The UK Economy
Work in abroad sounds like an adventure to many people. However, job search in the UK requires more than just the UK CV with the UK cover letter writing and translation, it requires thorough preparation. You will experience problems that probably did not even come to your mind when you decided to find jobs in the UK.
Do not take too lightly the influence a work in the UK can have on the effect of your adventure! For instance, you will experience the different immigration rules and practices, strange job application procedures, unfamiliar job candidate selection criteria and out of the ordinary management culture.
Most visits to the UK are trouble-free however, you should be aware of the risk of indiscriminate terrorist attacks, which could be against civilian targets, including locations frequented by expatriates and foreign travelers like restaurants, hotels, clubs and shopping areas.
You must exercise a high degree of security awareness due to security situation and ongoing political tensions.
In recent years, the UK authorities have carried out many operations and arrests as a result of investigations into terrorist networks.
Monitor local security alerts, news broadcasts and consular messages. Ensure that your travel documents and visas are valid and secured in a safe place. Carry a photocopy of your travel documents rather than the originals. Maintain a low profile, vary times and routes of travel and exercise caution while driving. Making local contacts quickly and seeking support from other expatriates will greatly improve your comfort and safety.
The UK Economy - overview: The UK, a leading trading power and financial center, is the third largest economy in Europe after Germany and France. Over the past two decades, the government has greatly reduced public ownership and contained the growth of social welfare programs. Agriculture is intensive, highly mechanized, and efficient by European standards, producing about 60% of food needs with less than 2% of the labor force. The UK has large coal, natural gas, and oil resources, but its oil and natural gas reserves are declining and the UK became a net importer of energy in 2005. Energy industries now contribute about 4% to GDP.
Services, particularly banking, insurance, and business services, account by far for the largest proportion of GDP while industry continues to decline in importance. Since emerging from recession in 1992, Britain's economy enjoyed the longest period of expansion on record during which time growth outpaced most of Western Europe.
The global economic slowdown, tight credit, and falling home prices, however, pushed Britain back into recession in the latter half of 2008 and prompted the government to implement a number of new measures to stimulate the economy and stabilize the financial markets; these include part-nationalizing the banking system, cutting taxes, suspending public sector borrowing rules, and bringing forward public spending on capital projects.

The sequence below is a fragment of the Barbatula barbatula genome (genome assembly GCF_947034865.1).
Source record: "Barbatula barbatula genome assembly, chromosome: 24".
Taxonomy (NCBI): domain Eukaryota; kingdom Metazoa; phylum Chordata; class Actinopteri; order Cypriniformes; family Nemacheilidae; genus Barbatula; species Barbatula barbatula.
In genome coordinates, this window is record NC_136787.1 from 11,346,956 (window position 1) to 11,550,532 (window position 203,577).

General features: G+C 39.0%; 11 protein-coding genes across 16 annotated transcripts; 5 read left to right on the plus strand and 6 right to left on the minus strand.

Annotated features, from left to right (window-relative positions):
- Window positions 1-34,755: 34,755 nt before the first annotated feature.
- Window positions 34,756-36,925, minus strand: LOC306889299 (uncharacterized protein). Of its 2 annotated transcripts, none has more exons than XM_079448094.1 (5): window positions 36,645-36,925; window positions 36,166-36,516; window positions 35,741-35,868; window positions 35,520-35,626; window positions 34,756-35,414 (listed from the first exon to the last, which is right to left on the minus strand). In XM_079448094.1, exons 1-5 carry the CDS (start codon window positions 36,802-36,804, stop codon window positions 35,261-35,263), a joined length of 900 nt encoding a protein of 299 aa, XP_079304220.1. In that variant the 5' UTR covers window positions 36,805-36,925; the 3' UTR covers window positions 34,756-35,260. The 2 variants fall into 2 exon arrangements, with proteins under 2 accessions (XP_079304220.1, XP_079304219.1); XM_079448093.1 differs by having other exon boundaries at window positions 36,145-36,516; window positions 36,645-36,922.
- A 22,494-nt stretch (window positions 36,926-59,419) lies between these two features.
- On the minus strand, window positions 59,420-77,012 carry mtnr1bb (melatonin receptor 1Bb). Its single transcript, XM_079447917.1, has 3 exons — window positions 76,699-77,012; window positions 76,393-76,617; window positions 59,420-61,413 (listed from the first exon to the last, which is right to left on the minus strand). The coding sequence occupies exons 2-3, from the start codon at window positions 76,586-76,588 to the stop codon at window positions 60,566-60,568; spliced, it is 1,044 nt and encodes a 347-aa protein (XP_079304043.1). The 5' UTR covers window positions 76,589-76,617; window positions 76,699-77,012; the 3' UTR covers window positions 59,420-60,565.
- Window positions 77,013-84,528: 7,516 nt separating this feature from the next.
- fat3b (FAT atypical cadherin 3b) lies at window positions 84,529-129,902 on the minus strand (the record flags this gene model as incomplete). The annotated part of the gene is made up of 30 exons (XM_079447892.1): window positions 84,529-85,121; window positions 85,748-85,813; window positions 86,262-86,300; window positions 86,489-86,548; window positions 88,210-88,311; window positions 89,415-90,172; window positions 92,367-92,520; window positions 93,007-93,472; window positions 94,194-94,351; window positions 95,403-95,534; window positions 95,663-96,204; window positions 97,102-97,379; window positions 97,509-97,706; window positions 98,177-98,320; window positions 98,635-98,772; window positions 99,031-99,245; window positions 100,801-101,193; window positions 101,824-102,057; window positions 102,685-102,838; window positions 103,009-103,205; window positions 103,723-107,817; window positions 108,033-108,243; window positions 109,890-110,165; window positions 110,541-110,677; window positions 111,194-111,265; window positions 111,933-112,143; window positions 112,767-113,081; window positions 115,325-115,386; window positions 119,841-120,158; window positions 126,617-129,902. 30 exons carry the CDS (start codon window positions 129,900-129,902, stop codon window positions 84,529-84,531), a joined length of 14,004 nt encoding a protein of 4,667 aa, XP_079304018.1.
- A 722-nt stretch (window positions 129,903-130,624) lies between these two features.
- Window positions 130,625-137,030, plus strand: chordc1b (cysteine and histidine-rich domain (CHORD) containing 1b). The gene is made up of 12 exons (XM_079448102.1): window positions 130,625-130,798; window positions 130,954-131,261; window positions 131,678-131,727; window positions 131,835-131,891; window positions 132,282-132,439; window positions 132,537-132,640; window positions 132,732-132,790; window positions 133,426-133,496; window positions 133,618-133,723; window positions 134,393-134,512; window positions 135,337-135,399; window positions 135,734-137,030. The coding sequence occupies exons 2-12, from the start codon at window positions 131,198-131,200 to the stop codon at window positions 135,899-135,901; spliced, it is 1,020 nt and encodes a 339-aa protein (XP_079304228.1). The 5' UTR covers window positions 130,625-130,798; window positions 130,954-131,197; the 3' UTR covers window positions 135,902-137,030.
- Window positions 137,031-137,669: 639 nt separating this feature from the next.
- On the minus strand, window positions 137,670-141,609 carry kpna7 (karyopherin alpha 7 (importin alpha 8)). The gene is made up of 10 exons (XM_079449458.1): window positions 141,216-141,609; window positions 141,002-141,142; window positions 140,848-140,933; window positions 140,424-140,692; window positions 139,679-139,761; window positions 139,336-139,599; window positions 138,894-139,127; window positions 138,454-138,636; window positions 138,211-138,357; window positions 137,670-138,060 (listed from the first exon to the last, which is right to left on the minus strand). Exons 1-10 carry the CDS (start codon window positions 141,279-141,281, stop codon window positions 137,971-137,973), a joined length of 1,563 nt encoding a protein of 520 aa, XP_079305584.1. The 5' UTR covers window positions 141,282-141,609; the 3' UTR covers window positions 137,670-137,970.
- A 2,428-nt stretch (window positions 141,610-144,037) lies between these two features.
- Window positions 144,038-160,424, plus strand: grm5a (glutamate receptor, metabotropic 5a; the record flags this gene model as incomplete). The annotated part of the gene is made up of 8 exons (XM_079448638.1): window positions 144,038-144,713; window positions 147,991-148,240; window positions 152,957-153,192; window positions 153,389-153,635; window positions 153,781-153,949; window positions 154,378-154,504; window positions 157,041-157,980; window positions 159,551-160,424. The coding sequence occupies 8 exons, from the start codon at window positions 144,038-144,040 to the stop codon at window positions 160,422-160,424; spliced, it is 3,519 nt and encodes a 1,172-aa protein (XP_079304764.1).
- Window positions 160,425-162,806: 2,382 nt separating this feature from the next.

Facing deepening public deficits and debt levels, in 2010 the government initiated a five-year austerity program, which aims to lower budget deficit from over 10% of GDP in 2010 to nearly 1% by 2015. In 2011, the government announced additional austerity measures through 2017 because of slower-than-expected economic growth and the impact of the euro-zone debt crisis. Also, the government raised the value added tax from 17.5% to 20% in 2011. It has pledged to reduce the corporation tax rate to 23% by 2015.
Britain remains outside the European Economic and Monetary Union (EMU) and opinion polls show a majority of Britons oppose joining the euro.
Labor force - by occupation: agriculture 1.4%, industry 18.2%, services 80.4% (2006 est.)
Unemployment rate: 7.9% (2011 est.), 5.5% (2008 est.)
Natural resources: coal, petroleum, natural gas, tin, limestone, iron ore, salt, clay, chalk, gypsum, lead, silica, arable land
Industries: machine tools, electric power equipment, automation equipment, railroad equipment, shipbuilding, aircraft, motor vehicles and parts, electronics and communications equipment, metals, chemicals, coal, petroleum, paper and paper products, food processing, textiles, clothing, and other consumer goods
Currency: Pound (GBP; symbol £) = 100 pence. Notes are in denominations of £50, 20, 10 and 5. Additional bank notes issued by Scottish banks (including £1 notes) are accepted in all parts of the UK, although some smaller shops outside Scotland may prefer English banknotes. Coins are in denominations of £2 and 1, and 50, 20, 10, 5, 2 and 1 pence.
Although the UK is part of the European Union, they opted out the European Monetary Union.
Credit/Debit Cards and ATMs: All major credit and debit cards are widely accepted. ATMs are widely available.
Traveler’s Cheques: Widely accepted. To avoid additional exchange rate charges, travelers are advised to take traveler’s cheques in Pounds Sterling.
Exchange rates: British pounds (GBP) per US dollar - 0.6176 (2011 est.), 0.6468 (2010 est.), 0.6175 (2009), 0.5302 (2008), 0.4993 (2007), 0.5418 (2006), 0.5493 (2005), 0.5462 (2004), 0.67 (2002), 0.69 (2001), 0.66 (2000), 0.62 (1999), 0.6 (1998)
Inflation rate (consumer prices): 4.5% (2011 est.), 3.8% (2008 est.)
Other UK Economy Info
To be successful in your UK job search and getting job you want, you need prepare the UK cover letter and the UK CV which you must email instantly to the prospective employers selected during job search in the UK.
When you receive an invitation to the UK job interview, you may apply for the UK visa and the UK work permit. Then prepare yourself for a job interview and take a look at the UK dress code because how you dress is the one of the most important attribute in not hired for available jobs.
Good luck with the UK economy info!